Four Things You Probably Heard At Blankets & Wine
You may not be able to keep up with how many editions of Blankets of Wine have happened so far, but you most likely know it went down on the 25th of September, and in case you missed it, or are already feeling a little nostalgic about it, here are four things you probably heard people say at the latest edition of Blankets & Wine.
“Kyoka the museum was better!”
This past weekend was Blankets & Wine’s housewarming at their new home: the Lugogo Cricket Oval. Before we get into that, we’d like to recognise everyone who went to the Uganda Museum first and then sheepishly turned around and headed to Lugogo. You know yourselves.
Gone were the sprawling museum gardens with picnics, tents and revellers cascading towards the stage at the bottom of the slope, replaced instead by the flat, expansive, manicured lawns of the cricket oval, which alone made it all feel a lot more organised and sophisticated. Was it that much more different in content? No, it was like one of those beer bottle redesigns: the same great taste in a new package.
However, there are always those people who prefer the familiar to the new, not because it was better, but because it was familiar.
“Who Didn’t Pay The Rainmaker?”
As you looked around the new venue and surveyed the different hospitality tents lining the grounds, it is very likely you also looked up and saw the clouds gathering. Everybody became a weather reporter, divining the grey skies;
“Those are just Cumulo… Cumulo-Taurus clouds, namwe it won’t rain! Kilabika S.S.T. mwagigwa.”
But rain it did. You can get a million things right putting together an event like Blankets & Wine only to be let down by the weather. The band onstage kept playing through the rain as revellers rushed to pack up their picnics and retreat.
“The rainmaker hasn’t yet got his mobile money”,people joked, covering up their discomfort with muddy toes in open shoes and their fear that they just wasted money on a ticket to a thing that was flopping before their very eyes. But that is exactly why it could not fail. By six o’clock, the rain had cleared and the oval was bustling, given the fact that most people had already bought their tickets at 100,000 UGX a pop, there is no way they were going to let it go to waste.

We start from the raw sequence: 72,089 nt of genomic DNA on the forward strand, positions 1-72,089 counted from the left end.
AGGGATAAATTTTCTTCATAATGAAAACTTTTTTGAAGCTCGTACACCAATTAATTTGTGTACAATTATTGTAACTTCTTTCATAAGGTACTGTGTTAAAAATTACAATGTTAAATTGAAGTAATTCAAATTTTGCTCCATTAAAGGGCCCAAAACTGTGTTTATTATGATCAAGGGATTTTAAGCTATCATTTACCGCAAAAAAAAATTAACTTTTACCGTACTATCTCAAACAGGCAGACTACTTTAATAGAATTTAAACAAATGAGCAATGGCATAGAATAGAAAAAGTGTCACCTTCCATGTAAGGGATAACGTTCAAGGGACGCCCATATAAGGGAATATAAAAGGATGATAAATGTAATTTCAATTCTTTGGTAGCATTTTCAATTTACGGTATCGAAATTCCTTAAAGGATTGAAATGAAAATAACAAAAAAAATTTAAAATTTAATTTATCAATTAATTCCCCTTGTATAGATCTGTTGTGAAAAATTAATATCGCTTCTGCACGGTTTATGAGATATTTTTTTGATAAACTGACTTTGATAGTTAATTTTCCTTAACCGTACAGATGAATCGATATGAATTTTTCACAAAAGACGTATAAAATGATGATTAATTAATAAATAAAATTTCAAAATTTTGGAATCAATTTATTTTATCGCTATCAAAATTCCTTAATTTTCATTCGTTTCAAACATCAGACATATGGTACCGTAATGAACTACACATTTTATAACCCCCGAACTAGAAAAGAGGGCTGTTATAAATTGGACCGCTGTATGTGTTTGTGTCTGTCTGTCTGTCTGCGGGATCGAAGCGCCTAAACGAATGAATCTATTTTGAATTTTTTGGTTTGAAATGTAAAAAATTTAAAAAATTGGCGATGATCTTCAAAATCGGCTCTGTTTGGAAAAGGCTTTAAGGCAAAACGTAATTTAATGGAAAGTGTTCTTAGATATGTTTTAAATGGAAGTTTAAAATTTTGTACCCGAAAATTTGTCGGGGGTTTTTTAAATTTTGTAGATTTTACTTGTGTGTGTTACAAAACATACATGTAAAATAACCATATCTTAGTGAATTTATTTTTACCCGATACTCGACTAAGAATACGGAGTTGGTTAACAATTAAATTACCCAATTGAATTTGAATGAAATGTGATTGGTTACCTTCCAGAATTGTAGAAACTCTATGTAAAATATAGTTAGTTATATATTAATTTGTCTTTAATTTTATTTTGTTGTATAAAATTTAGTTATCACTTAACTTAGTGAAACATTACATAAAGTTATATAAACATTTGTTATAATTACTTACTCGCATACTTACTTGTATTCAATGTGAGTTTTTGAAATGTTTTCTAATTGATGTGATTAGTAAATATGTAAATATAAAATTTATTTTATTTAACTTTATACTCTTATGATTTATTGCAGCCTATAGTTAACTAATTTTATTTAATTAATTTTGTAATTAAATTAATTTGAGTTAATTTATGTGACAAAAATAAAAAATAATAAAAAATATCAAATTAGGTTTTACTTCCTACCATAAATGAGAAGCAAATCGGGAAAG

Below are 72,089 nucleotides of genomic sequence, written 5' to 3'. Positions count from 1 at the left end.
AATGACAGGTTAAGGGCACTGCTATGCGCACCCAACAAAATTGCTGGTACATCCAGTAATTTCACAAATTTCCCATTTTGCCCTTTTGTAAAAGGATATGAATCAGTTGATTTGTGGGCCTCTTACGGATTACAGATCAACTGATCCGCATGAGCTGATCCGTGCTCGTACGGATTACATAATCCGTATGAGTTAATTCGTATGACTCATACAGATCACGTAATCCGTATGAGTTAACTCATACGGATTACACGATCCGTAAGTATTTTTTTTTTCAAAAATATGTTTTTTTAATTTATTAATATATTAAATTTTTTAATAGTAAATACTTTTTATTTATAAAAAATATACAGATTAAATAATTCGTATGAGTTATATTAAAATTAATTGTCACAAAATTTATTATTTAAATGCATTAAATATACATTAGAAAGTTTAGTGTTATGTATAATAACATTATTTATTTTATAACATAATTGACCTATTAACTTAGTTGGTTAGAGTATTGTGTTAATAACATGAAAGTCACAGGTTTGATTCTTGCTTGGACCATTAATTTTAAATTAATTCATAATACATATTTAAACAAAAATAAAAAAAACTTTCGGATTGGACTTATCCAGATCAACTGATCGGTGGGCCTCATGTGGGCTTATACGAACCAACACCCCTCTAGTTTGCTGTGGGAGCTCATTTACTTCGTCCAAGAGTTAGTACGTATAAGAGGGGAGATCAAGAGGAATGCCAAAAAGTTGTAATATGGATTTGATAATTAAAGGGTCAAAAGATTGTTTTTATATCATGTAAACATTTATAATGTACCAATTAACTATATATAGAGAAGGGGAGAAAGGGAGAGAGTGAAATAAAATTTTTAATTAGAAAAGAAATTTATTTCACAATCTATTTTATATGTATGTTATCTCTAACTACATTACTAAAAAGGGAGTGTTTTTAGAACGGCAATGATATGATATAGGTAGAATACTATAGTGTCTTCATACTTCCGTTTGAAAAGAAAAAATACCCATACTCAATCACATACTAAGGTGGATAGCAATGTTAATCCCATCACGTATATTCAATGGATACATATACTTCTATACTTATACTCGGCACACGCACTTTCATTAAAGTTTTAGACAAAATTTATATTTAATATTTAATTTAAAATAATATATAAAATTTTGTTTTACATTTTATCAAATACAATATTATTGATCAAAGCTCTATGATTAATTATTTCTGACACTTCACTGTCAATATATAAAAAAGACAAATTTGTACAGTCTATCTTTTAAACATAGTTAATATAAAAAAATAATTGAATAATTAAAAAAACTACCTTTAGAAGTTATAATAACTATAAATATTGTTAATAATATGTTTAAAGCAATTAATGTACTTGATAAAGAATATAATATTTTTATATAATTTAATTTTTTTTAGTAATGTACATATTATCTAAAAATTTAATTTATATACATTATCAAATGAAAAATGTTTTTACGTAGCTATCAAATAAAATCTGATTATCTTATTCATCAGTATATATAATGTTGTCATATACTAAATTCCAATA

“Ezzo Fees z’ Abaana.”
The entrance to the Cricket oval was quite busy, and many who did not even know what a Blankets & Wine is were milling around. The music was loud, lots of beautiful, well-dressed people were streaming in, and even those who hadn’t planned on it were trying to figure out what to do to get in. Until they heard it was 100,000 UGX.
“Eiii, namwe, ezzo fees z’ abaana,”
one gentleman said, amused by how an amount equivalent to three months’ fees in some Ugandan schools was the price of an evening of good times. This is the moment when you realise that Blankets & Wine is the closest thing Kampala has to the recently deceased (or comatose) Royal Ascots Goat Races; an event targeted at Kampala’s bourgeoisie with fewer weird hats, fewer goats, more people sitting on the floor and whole lot more live music.
“They Are Going To Start With The Shuffle Song!”
While we were turned inside out by local acts from Levixone to Qwela, to Lilian Mbabazi backed up by The Mith and Ruyonga, the palpable anticipation for the headlining act increased with every passing set. “Put money, they are starting with The Shuffle Song,” some said, most likely referring to Ndihamba Nawe, one of Mafikizolo’s first continental hits.
Hailing from South Africa and performing predominantly in Zulu, the duo has amassed an international following of people who do not understand exactly what they are saying but don’t need to in order to get down. They delivered a versatile and energetic performance, going through a medley of their hits, as well as some unknown numbers while giving almost every member of their band and backup dancers a chance to shine as they changed costumes just off-stage. It is possible that we enjoyed the performance so much that it felt shorter than it was, but one gentleman, feeling more insightful than he was quipped;
“So it must have been 10K, 10K per song, eh?”
No. That calculation assumes everyone else performed for free.
It also goes to show that Blankets & Wine was a blast, and like all good things, ended too soon. Having been the Oba-How-Many-eth edition, it provided a change of location without messing too much with what has already proven to be a winning formula. Our bet is that there is one more “Blankets” in 2016, and we hope you will be there to experience it for yourself.
Photos: Jonathan Jab